AN overflow of imported fertilisers has frustrated government’s strategy to rebuild the domestic fertiliser industry to meet national requirements.
NewsDay Farming understands that fertiliser imports have triggered concern in government, which is worried about subdued demand in local products from firms like ZFC, a unit of the Industrial Development Corporation of Zimbabwe.
ZFC is one of the country’s biggest fertiliser manufacturers, along with Windmill.
Government sources say in various high-level meetings, authorities have also raised concern over pricing of fertiliser in United States dollars by importing merchants, which has placed farmers in a difficult situation.
On Monday, the Zimbabwe Fertiliser Manufacturers Association (ZFMA) said it was not throwing spanners into the works, but was working with government to fill supply gaps created by low domestic output.
“ZFMA works closely with government and industry players to decide upon the country’s needs of the various fertilisers for the season,” said Bothwell Nyajeka, a member of the association.
“Through that liaison, local production is assessed and where it is expected to fall short of demand, measures are taken to augment local production with imports,” he said.
The Industry and Commerce ministry says the development of stronger fertiliser supply chains forms part of its broader domestic value addition plan, which is meant to reduce imports and save foreign currency.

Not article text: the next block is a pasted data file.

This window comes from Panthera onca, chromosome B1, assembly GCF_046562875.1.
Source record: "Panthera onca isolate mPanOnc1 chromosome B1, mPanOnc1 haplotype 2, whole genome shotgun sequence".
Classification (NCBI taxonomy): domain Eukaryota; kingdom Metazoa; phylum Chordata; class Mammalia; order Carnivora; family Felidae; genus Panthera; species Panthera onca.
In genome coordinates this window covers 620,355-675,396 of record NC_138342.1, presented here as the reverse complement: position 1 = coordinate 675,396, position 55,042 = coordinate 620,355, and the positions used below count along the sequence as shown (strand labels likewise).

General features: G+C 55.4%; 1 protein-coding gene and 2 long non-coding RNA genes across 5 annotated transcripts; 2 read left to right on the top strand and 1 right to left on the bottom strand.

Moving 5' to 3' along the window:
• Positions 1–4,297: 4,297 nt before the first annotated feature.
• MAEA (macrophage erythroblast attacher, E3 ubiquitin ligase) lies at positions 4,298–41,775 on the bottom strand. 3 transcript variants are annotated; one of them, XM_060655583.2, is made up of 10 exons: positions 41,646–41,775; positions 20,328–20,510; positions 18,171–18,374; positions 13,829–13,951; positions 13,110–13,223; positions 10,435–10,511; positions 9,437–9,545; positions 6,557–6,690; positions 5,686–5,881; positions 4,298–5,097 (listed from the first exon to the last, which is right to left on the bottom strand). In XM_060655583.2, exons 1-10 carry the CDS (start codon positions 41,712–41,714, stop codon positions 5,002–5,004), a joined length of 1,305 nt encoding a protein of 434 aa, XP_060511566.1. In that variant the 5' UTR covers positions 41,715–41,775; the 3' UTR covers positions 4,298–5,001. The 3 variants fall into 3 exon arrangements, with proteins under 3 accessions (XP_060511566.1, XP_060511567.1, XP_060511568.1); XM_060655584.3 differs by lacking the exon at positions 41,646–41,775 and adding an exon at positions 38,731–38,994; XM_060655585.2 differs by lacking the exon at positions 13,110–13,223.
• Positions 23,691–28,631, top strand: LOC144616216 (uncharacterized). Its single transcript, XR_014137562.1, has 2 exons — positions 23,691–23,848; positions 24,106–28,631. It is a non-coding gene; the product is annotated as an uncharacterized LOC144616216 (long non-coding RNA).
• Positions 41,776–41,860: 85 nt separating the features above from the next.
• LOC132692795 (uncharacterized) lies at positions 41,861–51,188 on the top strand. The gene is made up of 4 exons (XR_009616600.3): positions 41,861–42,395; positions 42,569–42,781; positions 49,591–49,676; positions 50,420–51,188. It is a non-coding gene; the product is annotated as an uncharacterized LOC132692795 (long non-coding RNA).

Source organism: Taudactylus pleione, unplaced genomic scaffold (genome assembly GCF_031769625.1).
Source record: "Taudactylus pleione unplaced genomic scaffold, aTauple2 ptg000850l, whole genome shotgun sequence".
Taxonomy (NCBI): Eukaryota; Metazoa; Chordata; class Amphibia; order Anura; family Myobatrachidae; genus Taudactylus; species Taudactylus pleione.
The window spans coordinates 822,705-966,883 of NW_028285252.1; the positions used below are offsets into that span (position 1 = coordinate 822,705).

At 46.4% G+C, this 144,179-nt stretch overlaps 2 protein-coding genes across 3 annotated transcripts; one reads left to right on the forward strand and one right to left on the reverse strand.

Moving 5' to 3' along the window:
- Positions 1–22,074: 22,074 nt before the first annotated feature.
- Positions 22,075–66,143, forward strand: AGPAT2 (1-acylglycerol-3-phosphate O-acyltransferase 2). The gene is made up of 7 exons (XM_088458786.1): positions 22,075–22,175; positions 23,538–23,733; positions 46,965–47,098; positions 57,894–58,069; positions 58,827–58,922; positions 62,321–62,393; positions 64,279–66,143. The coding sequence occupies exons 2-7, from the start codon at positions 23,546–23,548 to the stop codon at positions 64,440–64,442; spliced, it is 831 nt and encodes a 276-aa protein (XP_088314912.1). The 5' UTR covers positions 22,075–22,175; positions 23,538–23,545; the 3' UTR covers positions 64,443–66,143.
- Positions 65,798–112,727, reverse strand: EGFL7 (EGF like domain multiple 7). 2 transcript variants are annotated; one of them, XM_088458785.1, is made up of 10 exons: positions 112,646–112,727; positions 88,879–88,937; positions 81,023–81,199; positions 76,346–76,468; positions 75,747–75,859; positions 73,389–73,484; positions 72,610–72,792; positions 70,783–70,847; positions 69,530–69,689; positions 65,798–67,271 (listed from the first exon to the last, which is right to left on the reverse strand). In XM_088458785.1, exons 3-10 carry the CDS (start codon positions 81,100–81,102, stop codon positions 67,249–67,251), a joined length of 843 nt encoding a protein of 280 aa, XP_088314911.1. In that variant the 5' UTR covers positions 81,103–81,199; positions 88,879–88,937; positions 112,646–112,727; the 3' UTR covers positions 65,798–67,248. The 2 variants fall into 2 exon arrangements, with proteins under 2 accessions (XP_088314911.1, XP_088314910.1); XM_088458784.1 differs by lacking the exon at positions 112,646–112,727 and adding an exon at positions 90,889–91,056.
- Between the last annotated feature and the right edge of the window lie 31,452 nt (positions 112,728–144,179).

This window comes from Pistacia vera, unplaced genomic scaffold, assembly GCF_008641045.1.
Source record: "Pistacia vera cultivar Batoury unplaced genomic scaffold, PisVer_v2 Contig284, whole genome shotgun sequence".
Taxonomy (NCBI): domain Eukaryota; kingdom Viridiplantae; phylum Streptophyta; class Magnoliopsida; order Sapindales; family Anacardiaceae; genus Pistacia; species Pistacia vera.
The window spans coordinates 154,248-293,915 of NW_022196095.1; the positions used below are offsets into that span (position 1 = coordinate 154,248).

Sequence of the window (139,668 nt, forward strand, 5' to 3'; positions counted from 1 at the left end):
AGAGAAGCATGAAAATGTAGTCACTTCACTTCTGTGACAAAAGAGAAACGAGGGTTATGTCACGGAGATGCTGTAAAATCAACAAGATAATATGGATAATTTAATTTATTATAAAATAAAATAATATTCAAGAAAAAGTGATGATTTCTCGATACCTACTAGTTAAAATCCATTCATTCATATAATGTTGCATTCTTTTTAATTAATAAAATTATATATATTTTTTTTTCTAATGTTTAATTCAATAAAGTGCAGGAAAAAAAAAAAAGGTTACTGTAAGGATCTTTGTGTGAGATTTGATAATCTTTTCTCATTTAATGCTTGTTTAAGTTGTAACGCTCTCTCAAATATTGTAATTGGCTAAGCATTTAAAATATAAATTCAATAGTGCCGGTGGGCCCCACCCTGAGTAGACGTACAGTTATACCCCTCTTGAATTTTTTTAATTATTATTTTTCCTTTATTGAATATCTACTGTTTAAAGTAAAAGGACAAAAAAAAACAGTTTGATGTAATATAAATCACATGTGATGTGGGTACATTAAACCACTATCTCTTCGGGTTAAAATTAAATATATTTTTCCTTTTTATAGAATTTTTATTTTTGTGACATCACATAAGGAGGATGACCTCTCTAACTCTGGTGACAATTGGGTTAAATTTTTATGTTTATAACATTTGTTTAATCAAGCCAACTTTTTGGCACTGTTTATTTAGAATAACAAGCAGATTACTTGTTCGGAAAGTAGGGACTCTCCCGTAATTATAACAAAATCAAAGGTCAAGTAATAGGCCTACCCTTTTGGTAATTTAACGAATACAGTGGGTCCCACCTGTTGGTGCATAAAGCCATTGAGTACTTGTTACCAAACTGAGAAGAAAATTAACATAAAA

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Authorities want the IDCZ to champion this goal.
Cabinet has approved a five-year fertiliser import substitution strategy, which is set to ride on natural resources to support the agricultural sector.
Key to the strategy is technology, expertise, finance and human capital.
“We are focusing more on increased production in the fertiliser sector and the commissioning of the blender by the President at Zimphos (a unit of IDCZ) a few months ago clearly demonstrated the importance of technology. Soon, a new granulator already purchased will be assembled as we move full steam ahead to ensure that this country continues to make its own fertiliser,” a ministry spokesperson said yesterday.
In an interview with NewsDay Farming, ZFC managing director Richard Dafana said it was important for government to monitor developments in the fertiliser industry.
“This is more so in our country because of the attractiveness of the US dollar. This is the reason why in some countries, authorities control the imports that can be brought in. For example, countries like China, Singapore and South Korea have at times put controls on imports of different products.
“Zimbabwe being an agro-based economy needs a sustainable and efficient local fertiliser industry that guarantees fertiliser availability at affordable prices to farmers.”
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